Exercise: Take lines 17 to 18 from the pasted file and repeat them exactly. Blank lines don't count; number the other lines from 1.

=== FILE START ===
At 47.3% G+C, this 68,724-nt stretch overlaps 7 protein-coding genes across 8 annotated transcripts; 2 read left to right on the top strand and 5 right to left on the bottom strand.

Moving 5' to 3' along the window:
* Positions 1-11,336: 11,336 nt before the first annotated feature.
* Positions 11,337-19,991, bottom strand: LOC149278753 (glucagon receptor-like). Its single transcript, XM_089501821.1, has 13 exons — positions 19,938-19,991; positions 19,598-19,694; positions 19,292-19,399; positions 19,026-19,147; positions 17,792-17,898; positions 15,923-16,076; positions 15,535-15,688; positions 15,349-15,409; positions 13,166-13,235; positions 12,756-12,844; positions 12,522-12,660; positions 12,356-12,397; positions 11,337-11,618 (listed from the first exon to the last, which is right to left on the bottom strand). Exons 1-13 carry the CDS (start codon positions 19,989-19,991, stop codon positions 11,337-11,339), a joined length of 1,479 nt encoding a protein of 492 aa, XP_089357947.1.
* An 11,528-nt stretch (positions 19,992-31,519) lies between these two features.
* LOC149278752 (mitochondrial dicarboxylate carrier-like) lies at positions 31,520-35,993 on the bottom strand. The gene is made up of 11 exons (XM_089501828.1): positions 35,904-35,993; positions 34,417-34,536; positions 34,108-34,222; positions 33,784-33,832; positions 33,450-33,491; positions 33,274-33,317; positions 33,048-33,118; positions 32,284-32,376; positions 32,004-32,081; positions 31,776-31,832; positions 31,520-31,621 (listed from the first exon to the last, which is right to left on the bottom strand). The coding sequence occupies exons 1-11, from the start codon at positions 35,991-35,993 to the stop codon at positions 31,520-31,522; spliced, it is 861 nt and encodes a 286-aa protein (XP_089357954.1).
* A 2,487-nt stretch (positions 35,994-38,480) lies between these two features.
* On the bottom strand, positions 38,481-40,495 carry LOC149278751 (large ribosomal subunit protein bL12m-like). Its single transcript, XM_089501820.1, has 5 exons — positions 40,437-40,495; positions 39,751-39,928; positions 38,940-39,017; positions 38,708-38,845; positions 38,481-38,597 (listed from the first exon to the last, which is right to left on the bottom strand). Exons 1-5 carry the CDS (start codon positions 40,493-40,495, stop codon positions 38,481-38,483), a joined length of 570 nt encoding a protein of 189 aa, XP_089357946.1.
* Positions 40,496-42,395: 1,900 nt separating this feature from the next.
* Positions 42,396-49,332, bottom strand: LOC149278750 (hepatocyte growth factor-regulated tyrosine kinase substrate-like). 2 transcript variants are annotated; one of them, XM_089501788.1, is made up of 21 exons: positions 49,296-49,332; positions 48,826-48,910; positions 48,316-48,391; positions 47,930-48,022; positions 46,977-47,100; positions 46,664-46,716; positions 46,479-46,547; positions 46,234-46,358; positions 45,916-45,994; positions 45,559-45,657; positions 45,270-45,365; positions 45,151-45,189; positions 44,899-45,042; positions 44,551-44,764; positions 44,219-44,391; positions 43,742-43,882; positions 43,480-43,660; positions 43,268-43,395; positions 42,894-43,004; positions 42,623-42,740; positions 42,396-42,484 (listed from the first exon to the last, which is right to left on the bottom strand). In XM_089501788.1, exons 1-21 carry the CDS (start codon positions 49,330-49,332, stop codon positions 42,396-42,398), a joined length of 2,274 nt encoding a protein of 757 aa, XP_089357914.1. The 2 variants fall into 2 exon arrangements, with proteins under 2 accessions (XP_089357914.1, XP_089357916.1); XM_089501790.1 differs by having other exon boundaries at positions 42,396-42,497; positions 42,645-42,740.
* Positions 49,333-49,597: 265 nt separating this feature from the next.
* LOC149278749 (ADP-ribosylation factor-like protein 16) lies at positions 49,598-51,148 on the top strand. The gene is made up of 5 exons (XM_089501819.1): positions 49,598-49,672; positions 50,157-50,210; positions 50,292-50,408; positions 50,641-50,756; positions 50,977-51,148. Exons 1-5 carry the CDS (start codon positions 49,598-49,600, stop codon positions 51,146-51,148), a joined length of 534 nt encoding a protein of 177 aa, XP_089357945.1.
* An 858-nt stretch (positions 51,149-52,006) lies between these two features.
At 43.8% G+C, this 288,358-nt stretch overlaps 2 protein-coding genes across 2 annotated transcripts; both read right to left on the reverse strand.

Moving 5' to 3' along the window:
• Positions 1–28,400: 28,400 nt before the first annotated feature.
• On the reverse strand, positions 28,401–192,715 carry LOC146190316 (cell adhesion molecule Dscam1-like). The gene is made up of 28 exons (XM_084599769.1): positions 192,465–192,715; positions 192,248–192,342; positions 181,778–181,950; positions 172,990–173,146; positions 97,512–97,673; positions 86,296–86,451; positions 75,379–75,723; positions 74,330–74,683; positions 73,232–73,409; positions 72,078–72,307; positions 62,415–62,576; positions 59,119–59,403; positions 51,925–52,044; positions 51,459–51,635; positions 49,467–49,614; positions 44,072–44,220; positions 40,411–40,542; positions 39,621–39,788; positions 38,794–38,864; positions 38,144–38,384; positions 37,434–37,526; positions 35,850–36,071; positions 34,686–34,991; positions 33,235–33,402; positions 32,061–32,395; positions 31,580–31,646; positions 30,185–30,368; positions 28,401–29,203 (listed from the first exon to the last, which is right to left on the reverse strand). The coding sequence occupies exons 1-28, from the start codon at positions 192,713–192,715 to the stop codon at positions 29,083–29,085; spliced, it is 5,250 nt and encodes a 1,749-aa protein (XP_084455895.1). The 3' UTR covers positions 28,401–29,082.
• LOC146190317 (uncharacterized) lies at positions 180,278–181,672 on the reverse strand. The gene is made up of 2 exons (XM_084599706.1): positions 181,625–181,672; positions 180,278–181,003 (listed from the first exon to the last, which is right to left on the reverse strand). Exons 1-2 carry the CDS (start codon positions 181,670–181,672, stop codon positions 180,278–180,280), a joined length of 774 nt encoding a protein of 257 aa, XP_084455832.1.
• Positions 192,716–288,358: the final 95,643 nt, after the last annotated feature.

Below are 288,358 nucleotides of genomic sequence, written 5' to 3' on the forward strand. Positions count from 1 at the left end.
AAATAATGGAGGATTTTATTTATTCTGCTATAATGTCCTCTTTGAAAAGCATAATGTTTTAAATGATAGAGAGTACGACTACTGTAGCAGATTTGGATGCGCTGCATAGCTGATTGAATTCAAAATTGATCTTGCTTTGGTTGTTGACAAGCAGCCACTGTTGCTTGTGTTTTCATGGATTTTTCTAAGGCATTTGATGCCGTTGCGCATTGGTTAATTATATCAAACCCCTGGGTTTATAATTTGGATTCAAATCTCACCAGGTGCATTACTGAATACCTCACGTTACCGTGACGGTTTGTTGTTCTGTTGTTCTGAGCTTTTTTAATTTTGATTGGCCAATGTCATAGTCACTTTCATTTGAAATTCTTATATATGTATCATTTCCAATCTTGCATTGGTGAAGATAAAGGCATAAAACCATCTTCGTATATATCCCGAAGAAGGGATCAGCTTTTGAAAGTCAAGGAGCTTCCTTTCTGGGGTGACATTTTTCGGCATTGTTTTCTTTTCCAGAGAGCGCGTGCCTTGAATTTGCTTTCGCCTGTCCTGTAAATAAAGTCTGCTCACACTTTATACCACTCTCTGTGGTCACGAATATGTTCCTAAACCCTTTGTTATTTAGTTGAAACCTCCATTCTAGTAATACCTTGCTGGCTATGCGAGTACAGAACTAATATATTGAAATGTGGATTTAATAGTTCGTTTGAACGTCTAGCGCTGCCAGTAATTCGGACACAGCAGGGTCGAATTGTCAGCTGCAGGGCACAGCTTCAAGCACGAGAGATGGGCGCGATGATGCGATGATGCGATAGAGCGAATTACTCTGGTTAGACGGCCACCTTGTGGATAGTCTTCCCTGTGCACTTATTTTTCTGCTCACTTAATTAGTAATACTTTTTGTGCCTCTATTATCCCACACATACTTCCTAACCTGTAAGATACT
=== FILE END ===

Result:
• On the reverse strand, positions 28,401–192,715 carry LOC146190316 (cell adhesion molecule Dscam1-like). The gene is made up of 28 exons (XM_084599769.1): positions 192,465–192,715; positions 192,248–192,342; positions 181,778–181,950; positions 172,990–173,146; positions 97,512–97,673; positions 86,296–86,451; positions 75,379–75,723; positions 74,330–74,683; positions 73,232–73,409; positions 72,078–72,307; positions 62,415–62,576; positions 59,119–59,403; positions 51,925–52,044; positions 51,459–51,635; positions 49,467–49,614; positions 44,072–44,220; positions 40,411–40,542; positions 39,621–39,788; positions 38,794–38,864; positions 38,144–38,384; positions 37,434–37,526; positions 35,850–36,071; positions 34,686–34,991; positions 33,235–33,402; positions 32,061–32,395; positions 31,580–31,646; positions 30,185–30,368; positions 28,401–29,203 (listed from the first exon to the last, which is right to left on the reverse strand). The coding sequence occupies exons 1-28, from the start codon at positions 192,713–192,715 to the stop codon at positions 29,083–29,085; spliced, it is 5,250 nt and encodes a 1,749-aa protein (XP_084455895.1). The 3' UTR covers positions 28,401–29,082.
• LOC146190317 (uncharacterized) lies at positions 180,278–181,672 on the reverse strand. The gene is made up of 2 exons (XM_084599706.1): positions 181,625–181,672; positions 180,278–181,003 (listed from the first exon to the last, which is right to left on the reverse strand). Exons 1-2 carry the CDS (start codon positions 181,670–181,672, stop codon positions 180,278–180,280), a joined length of 774 nt encoding a protein of 257 aa, XP_084455832.1.